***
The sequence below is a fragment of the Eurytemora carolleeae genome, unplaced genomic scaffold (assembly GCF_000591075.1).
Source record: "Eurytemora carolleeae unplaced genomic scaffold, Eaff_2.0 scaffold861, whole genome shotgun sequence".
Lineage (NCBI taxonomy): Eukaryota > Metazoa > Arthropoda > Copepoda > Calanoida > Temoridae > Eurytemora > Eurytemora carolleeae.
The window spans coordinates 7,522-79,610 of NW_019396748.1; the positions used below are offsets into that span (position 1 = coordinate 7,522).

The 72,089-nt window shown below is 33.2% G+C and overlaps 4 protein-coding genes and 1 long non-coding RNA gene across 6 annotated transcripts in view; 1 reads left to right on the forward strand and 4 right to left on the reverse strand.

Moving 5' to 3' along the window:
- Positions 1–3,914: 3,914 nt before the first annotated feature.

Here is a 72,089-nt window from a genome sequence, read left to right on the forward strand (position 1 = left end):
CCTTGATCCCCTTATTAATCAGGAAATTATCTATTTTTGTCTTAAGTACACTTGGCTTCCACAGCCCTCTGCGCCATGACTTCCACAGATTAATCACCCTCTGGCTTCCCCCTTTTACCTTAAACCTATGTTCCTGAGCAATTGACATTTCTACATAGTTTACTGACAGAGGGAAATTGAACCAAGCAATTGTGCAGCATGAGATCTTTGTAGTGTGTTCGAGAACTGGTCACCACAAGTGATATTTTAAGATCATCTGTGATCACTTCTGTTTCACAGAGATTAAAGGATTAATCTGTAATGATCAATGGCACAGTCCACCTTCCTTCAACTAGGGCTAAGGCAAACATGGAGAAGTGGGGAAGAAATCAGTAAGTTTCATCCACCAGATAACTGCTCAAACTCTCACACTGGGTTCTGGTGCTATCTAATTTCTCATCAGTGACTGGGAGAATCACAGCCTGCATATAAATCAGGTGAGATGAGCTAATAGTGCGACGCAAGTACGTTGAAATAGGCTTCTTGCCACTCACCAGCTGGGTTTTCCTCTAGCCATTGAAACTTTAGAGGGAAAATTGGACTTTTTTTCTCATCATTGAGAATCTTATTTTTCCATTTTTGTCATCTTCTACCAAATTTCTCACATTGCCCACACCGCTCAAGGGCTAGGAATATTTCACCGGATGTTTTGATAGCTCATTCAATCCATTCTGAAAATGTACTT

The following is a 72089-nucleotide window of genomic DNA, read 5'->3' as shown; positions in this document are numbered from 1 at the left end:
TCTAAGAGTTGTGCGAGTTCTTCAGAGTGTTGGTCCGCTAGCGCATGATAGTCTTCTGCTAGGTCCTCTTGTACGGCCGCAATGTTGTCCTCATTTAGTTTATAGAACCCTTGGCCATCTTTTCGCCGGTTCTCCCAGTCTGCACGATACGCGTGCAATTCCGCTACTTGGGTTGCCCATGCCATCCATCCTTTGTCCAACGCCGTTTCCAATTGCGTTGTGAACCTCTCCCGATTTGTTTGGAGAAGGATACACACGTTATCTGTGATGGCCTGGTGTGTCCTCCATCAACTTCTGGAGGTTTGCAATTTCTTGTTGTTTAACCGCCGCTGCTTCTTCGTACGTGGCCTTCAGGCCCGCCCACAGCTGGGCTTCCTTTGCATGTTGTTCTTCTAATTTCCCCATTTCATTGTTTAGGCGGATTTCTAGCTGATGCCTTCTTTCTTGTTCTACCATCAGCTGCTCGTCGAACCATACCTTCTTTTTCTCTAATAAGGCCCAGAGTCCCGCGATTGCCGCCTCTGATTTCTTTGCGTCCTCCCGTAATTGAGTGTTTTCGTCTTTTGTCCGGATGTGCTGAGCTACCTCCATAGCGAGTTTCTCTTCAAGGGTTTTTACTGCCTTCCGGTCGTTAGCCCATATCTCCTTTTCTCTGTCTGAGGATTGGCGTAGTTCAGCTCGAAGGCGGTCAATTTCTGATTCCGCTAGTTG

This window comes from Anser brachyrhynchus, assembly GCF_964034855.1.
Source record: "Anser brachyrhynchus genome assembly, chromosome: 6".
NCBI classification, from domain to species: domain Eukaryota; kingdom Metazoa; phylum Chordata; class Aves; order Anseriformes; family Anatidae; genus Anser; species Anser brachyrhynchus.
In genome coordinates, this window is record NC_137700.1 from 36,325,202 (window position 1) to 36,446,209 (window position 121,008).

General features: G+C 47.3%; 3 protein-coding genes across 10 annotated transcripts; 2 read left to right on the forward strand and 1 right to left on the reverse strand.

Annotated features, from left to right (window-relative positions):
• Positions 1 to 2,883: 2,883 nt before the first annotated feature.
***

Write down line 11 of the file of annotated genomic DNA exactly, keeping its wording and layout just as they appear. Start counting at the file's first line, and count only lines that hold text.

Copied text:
TCTAAGAGTTGTGCGAGTTCTTCAGAGTGTTGGTCCGCTAGCGCATGATAGTCTTCTGCTAGGTCCTCTTGTACGGCCGCAATGTTGTCCTCATTTAGTTTATAGAACCCTTGGCCATCTTTTCGCCGGTTCTCCCAGTCTGCACGATACGCGTGCAATTCCGCTACTTGGGTTGCCCATGCCATCCATCCTTTGTCCAACGCCGTTTCCAATTGCGTTGTGAACCTCTCCCGATTTGTTTGGAGAAGGATACACACGTTATCTGTGATGGCCTGGTGTGTCCTCCATCAACTTCTGGAGGTTTGCAATTTCTTGTTGTTTAACCGCCGCTGCTTCTTCGTACGTGGCCTTCAGGCCCGCCCACAGCTGGGCTTCCTTTGCATGTTGTTCTTCTAATTTCCCCATTTCATTGTTTAGGCGGATTTCTAGCTGATGCCTTCTTTCTTGTTCTACCATCAGCTGCTCGTCGAACCATACCTTCTTTTTCTCTAATAAGGCCCAGAGTCCCGCGATTGCCGCCTCTGATTTCTTTGCGTCCTCCCGTAATTGAGTGTTTTCGTCTTTTGTCCGGATGTGCTGAGCTACCTCCATAGCGAGTTTCTCTTCAAGGGTTTTTACTGCCTTCCGGTCGTTAGCCCATATCTCCTTTTCTCTGTCTGAGGATTGGCGTAGTTCAGCTCGAAGGCGGTCAATTTCTGATTCCGCTAGTTG